At the beginning of April, many Muslim citizens Europe-wide started their 30-day long fast during the Islamic month of Ramadan. Ramadan and its fast are considered highly important in Islam, as it constitutes one of the five pillars of faith. The rule of thumb is, that a fasting person abstains from any food or drinks from sunrise to sunset. However, the 30-days fasting period is not just spent abstaining from bodily pleasures but it is also an important time of self-reflection and self-improvement, a spiritual disciple. The month culminates in the three-day festivities of Eid-ul-Fitr.
However, there is much lack of knowledge among non-Muslims about Ramadan in general and about how Muslims manage their everyday tasks while fasting. Many Muslims face judgemental comments about their decision to fast, as it is judged too “extreme” to “not drink even water,” or they face micro-aggressions through words such as, “just take a sip, God can’t see you here.” This year again, the citizens' group PEGIDA Netherlands which holds anti-Muslim racism political views has announced to organize provocative “pork roasting” barbeques in front of Dutch mosques during Ramadan. As it usually is with misinformation, unfortunately, it can lead to tensions and, in the worst case, restrictions on religious freedom in the worst-case. For instance, in schools, teachers are worried that Muslim students would not be able to concentrate on their learning duties if they are fasting and resort to prohibiting fasting from their students. The worst is that such rules are made without really listening to those affected by them; every person reacts differently to fasting and takes his/her/their time to adjust to the new rhythm. There is no compulsion in the Islamic faith for a person to fast if it causes health issues. For those who want to exercise their religious freedom by adhering to this spiritual practice, imposed bans can cause more moral harm than managing to “safeguard” their well-being.
It is important to remember, that fasting as a religious practice is not only observed by Muslims. Also, many Christian denominations observe fast in one way or another; for instance, Orthodox Churches observe the 40 days of Great Lent fast abstaining from certain foods. The Jewish religion again sees fasting on Yom Kippur with similar practices to the Islamic fast. Moreover, many people fast by different methods to reap its health benefits, without any religious worldview as their motivation. Hence, since fasting is a practice that connects people from different backgrounds, Ramadan offers an excellent occasion for interfaith exchange, strengthening religious literacy, and building better civic relations.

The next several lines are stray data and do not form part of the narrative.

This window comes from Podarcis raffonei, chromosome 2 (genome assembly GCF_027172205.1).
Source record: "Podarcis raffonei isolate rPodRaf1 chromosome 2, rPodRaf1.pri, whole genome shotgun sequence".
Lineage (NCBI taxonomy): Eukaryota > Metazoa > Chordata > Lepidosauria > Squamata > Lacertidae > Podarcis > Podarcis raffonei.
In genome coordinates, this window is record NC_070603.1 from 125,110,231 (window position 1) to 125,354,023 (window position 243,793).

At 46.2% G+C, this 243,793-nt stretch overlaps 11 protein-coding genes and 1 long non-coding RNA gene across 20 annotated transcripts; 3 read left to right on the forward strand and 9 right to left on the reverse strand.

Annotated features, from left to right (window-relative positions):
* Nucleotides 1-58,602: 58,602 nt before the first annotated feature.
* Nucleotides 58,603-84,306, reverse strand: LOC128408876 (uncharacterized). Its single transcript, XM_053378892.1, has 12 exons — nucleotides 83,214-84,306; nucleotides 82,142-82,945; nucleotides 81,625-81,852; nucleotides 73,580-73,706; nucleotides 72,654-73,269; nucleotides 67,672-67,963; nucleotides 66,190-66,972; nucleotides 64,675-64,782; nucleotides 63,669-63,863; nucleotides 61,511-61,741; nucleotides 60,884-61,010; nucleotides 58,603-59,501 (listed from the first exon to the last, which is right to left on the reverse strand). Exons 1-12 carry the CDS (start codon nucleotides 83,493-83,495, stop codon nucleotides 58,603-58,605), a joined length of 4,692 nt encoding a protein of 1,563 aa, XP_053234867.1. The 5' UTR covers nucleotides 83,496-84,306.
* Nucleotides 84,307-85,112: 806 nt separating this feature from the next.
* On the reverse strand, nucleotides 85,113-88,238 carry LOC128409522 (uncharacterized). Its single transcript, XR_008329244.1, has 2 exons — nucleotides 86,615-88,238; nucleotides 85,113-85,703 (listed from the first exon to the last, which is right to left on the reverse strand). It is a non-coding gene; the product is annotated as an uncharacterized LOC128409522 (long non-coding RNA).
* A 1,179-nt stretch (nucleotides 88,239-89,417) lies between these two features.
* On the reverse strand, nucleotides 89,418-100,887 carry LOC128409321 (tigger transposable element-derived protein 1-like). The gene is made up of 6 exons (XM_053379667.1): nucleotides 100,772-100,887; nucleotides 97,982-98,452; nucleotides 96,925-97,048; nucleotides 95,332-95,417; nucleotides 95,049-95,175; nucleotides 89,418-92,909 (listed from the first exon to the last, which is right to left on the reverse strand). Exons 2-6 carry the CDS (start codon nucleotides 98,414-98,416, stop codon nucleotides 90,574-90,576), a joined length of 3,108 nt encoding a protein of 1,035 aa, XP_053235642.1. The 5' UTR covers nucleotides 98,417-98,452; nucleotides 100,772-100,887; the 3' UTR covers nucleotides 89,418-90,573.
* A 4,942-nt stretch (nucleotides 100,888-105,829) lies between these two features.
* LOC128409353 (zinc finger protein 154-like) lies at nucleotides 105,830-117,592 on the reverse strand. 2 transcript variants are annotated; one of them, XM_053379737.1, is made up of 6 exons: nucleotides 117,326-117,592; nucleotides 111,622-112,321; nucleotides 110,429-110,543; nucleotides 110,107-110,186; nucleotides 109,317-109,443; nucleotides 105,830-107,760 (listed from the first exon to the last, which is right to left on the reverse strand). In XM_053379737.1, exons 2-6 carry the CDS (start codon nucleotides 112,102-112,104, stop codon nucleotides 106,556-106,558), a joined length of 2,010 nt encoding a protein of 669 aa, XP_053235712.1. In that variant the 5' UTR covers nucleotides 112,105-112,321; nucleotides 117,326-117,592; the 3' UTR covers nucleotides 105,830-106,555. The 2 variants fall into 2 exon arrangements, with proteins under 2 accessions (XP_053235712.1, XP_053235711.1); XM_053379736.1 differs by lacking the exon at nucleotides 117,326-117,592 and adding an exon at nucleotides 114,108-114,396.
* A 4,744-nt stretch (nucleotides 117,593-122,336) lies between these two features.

Cities that, in their roles as employers, contractors, service providers, and creators of democratic urban spaces, are committed to anti-racism and inclusion as pillars of their local government identity can use Ramadan to tackle anti-Muslim racism and enhance social cohesion. Some ECCAR member cities, such as Malmö and Gothenburg, are already implementing good practices in interfaith dialogue and civic education by organizing together with the local Muslim community an annual Eid festival that is open to all people regardless of their background. Kortrijk in Belgium has been organizing an Iftar dinner with the local Muslim community.
While there are many possible ways of action, the anti-Muslim racism working group at ECCAR recommends the following ones that can show the Muslim communities support during this month:
- organizing panel discussions or other civic education programs with religious and non-religious actors of the civil society around the theme of fasting
- organizing a citizens’ Iftar dinner in cooperation with the local Muslim community
- supporting the local Muslim community in organizing the Eid-al-Fitr festivities and contributing to a cultural program during the event
- ensuring that the administration in city institutions possess enough religious literacy to encounter the sensitivities of Muslim colleagues/peers/students observing the Ramadan fast
- publishing official Ramadan greetings by the city mayor and other representatives
- ensuring that the local police authorities are aware of the Ramadan month and are alert to recognize correctly possible hate crimes that target the Muslim community to intimidate them in their religious practice
- communicating with the local mosques on their possible security concerns during Ramadan and if necessary, strengthening the connection between them and the local police
We wish all Muslim citizens of Europe a peaceful Ramadan and hope that this month will be a beneficial occasion for our member cities in their work towards more inclusive and cohesive European communities.